It’s Friday and we’re in for a treat! Today we have a pro CCSS set of teachers, a corporation, and an advocacy group all telling us how GREAT CCSS is!! Bring on the “Meter”!!!
Step One, preparing to view it:
If you’re like me, you’ll be ready to throw something by the time you are through watching this, so before you click the ‘play’ button, do yourselves a favor, plan ahead with these simple steps.
Make sure anyone within ear shot is not around, that way any less than encouraging words will not be witnessed by someone who waits until the most inopportune time to repeat what was shouted.
Then, make sure any beverage you are enjoying isn’t in your hands path. That way, whatever it is will not end up soaking your keyboard, your lap, or the pet in your lap. Remember to fully swallow that gulp, lest you spray it out and dirty your screen.
If you want to take notes, so you can double check any resources mentioned or simply take names, get your pen and paper. Paper and pen are vital to today’s meter, you may feel the need to note levels of cheerfulness, width of smiles, bouncing curls, or any other body language. Studies show how we use body language is key to selling an idea.
Make sure to remove sharp objects from anywhere near the screen so you won’t hurt yourself in reaching for the screen as you feel urges to reach out and touch someone in a less than cheerful manner.
Step Two, the teachers:
Watching the video:
When all of “Step One” is done, hit ‘play when ready’.
Okay, so in Step 1 I had you do much preparing for a one minute video. However, that’s not the only resource, there’s more..but first let’s check
Your Meter’s score:
So, which teacher was the most believable? Which educator sold the points of “CCSS” the best? (that would be the body language information)
How many times did you hear the buzzwords or catch phrases? Did you keep a tally of them?
Which fallacy had you not heard before? One of mine was ‘babies are born critical thinkers’.
Step Four, another teacher:
Our next video to put through your Fib-o-Meter is from Scholastic, 2012. Features a “Teacher of the Year”. I’m still assuming you’re fine and don’t need a break from the first video, so ‘let’s do this’:
Meter score, so far? How did you like the fallacy that fewer standards are better? How do you feel about the plea for more resources (aka money)? As far as textbooks, I’m not sure that statement will mean much considering how on-line school has become.
Step Six, a corporation:
Maybe you’ve not pitched a giant hissy fit yet, but hang on…this next one may do it. You’ll need to especially note the pasted on mile wide smile. Notice it appears that you’re watching the same video as above, that’s because the embed code gave me a set of 13, not each video I watched separately. SO, skip through the Teacher of the Year and for video #2.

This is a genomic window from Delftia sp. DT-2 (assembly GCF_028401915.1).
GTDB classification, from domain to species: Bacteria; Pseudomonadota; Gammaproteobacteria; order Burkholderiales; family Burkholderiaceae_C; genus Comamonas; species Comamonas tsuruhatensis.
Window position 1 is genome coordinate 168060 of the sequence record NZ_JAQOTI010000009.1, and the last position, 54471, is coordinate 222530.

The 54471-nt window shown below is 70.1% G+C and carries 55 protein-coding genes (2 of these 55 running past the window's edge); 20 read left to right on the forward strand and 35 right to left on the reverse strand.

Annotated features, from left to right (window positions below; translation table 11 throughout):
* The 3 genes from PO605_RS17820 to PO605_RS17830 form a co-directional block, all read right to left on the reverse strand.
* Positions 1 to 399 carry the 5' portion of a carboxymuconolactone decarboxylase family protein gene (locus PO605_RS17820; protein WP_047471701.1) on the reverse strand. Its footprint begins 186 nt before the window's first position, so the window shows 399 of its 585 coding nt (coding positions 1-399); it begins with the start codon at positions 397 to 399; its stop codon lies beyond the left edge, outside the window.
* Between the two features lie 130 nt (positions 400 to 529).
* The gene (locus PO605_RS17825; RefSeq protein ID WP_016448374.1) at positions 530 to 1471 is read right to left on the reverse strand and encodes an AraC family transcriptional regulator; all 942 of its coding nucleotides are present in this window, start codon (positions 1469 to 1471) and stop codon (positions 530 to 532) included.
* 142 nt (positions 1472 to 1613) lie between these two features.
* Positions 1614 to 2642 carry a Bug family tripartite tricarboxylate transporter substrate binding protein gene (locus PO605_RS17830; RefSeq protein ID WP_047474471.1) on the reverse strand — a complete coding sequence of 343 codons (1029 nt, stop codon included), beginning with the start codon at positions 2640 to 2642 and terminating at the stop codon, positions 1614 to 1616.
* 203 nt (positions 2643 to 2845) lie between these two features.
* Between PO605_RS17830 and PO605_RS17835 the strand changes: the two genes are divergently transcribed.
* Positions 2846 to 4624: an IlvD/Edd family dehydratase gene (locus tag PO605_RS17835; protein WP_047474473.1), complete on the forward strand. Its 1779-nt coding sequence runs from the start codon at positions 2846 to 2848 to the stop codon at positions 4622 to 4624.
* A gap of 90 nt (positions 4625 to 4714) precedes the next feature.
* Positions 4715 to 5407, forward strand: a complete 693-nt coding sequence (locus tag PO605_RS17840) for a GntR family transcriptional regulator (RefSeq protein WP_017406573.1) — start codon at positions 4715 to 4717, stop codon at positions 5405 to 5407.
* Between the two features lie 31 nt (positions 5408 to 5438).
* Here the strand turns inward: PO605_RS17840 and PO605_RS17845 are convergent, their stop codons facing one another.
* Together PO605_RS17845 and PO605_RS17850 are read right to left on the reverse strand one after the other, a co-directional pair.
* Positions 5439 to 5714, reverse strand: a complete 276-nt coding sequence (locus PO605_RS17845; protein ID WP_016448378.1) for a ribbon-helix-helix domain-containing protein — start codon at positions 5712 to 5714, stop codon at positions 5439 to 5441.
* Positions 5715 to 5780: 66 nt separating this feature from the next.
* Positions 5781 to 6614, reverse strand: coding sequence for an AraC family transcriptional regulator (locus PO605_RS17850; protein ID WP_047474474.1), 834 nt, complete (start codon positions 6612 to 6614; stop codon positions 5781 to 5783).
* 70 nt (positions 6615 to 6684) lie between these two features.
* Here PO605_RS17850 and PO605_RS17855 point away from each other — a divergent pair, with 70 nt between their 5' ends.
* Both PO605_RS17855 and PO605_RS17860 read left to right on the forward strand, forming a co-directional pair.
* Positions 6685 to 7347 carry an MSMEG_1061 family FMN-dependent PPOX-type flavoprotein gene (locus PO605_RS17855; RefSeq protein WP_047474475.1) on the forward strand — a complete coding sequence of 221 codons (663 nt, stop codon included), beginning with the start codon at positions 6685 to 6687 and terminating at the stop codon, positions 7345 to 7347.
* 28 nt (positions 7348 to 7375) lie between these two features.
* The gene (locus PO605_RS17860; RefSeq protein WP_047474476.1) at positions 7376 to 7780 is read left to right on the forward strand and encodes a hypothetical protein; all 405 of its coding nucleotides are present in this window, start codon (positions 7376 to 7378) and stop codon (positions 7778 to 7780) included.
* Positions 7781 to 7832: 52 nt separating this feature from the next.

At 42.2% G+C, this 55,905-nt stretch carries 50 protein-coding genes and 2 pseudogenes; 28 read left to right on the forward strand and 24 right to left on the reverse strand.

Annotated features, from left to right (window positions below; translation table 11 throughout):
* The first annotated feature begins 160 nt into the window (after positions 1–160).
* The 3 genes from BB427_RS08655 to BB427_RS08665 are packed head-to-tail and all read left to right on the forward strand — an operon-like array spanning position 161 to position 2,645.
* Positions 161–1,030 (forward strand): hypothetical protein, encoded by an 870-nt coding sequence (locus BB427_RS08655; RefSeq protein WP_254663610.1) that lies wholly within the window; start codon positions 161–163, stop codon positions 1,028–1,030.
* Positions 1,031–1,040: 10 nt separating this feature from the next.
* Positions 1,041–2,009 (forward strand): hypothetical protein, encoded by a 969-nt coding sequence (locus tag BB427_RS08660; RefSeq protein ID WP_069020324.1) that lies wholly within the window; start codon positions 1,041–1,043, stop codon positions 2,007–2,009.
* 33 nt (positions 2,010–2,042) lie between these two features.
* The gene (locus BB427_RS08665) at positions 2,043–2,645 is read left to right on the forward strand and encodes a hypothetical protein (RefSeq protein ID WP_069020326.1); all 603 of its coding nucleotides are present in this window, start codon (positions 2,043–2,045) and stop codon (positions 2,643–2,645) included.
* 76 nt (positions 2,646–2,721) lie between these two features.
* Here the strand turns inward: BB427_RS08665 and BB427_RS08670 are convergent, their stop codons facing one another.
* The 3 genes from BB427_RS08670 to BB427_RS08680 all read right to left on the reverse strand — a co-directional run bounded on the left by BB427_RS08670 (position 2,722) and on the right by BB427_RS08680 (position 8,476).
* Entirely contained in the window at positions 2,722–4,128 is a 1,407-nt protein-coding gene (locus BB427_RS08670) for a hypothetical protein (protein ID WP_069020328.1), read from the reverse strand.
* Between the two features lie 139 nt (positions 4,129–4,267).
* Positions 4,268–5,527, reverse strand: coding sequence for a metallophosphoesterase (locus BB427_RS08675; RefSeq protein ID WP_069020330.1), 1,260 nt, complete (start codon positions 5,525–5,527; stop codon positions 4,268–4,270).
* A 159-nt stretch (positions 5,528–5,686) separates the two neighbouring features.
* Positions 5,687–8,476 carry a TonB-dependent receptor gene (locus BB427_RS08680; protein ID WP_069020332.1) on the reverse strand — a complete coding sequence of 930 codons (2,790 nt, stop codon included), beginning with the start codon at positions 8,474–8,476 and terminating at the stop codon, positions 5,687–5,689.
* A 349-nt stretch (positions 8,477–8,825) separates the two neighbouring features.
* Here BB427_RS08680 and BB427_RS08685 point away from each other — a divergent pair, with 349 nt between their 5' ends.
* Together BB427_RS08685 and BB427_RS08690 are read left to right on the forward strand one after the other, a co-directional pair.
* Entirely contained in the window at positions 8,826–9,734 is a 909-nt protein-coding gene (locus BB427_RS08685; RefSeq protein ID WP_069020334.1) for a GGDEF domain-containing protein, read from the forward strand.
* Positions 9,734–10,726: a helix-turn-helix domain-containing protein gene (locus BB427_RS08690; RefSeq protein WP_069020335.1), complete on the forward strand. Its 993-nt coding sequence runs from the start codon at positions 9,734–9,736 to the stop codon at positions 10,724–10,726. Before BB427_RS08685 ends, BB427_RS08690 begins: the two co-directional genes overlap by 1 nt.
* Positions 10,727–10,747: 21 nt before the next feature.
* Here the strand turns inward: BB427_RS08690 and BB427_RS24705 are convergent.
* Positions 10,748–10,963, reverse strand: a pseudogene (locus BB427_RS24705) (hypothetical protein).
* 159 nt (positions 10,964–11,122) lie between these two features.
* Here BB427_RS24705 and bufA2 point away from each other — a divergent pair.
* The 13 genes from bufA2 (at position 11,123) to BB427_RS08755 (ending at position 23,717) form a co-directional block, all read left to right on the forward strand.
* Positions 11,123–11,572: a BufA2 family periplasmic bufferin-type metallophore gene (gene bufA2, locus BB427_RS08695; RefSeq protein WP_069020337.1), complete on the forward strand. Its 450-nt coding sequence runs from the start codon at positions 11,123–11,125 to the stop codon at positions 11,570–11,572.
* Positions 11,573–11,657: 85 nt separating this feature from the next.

Did your meter rate those 3 shifts well? First off did you hear what the 3 shifts are? It was hard to tell where the sales pitch ended and the ‘facts’ began. So, in case you didn’t hear it, the first shift, less fiction, more text.
Quality fiction is SO much more than the two mentioned almost at the beginning. What about Homer, Dickens, Shakespeare, Bronte, and so on?! But then, I’m biased (I’m putting my teacher’s hat on now). Classic books, to me, beat modern day fiction, hands down. Especially for context, grammar, abstract concepts, and reading for fun. (oops, let me take my teacher’s hat off) If you do go check out the Scholastic CCSS book list, you’ll see some changes. “Realistic fiction” has replaced what is otherwise known as “Historical Fiction” or just plain “Fiction”. Notice how internationally based the story books are, especially in the younger grades.
Then, the 2nd shift, writing like an investigative reporter! Hey, I’ve heard that exact line before…now where was it?! Oh, I remember, one high school teacher from one of the high schools where I ‘contribute’ my tax money to, said that very line in her 3 minutes of testimony during our one and only NC citizen comment hearing, March 20, 2014. She was celebrating that all her 11th grade students could write investigative reports. I don’t know about you, but I’ve seen an investigative report, that I recall, it’s not too impressive. Show me a research paper, a thesis, a group of essays instead!
Third shift, you are what you read?! Oh my stars. That’s it, that’s the one I’m ready to scream over!!! When we’re seeing students only read informational text after text, how is that building imagination? How is that creating daydreaming (which is truly a great thinking skill) moments? How is reading ‘smut’ shaping minds in a great way?
So, how’s the Fib factor going so far? Last up, the advocacy group:
Remember almost at the end of the first video, there were 3 website addresses? One was get2core.org. So I went there. What I found suspect was the statements you were to answer to advance from slide 1 to 8 of how well the Core would serve my child. I don’t go for things like that. If you can’t tell me up front and without my contact info, then I don’t trust you! I did see that “get2core” is a part of “Stand for the Children”. So, off I went.
From their 2013 Annual Report,
- ‘We educated and engaged more than 66,000 parents and community members on Common Core, fighting misguided attacks against improved academic standards that will help more students succeed.
- 1,470 parents graduated from Stand University for Parents (Stand UP), Stand for Children’s family engagement course focused on giving parents the tools to ensure their children are on the path to college.’
Here’s their video you’ll need to run through the “Fib-o-Meter”
Well, my friends, that’s it for today. I hope your computer is still in tact. I hope that you were able to make it through the gauntlet of fibs and fallacies. Tomorrow, we take action!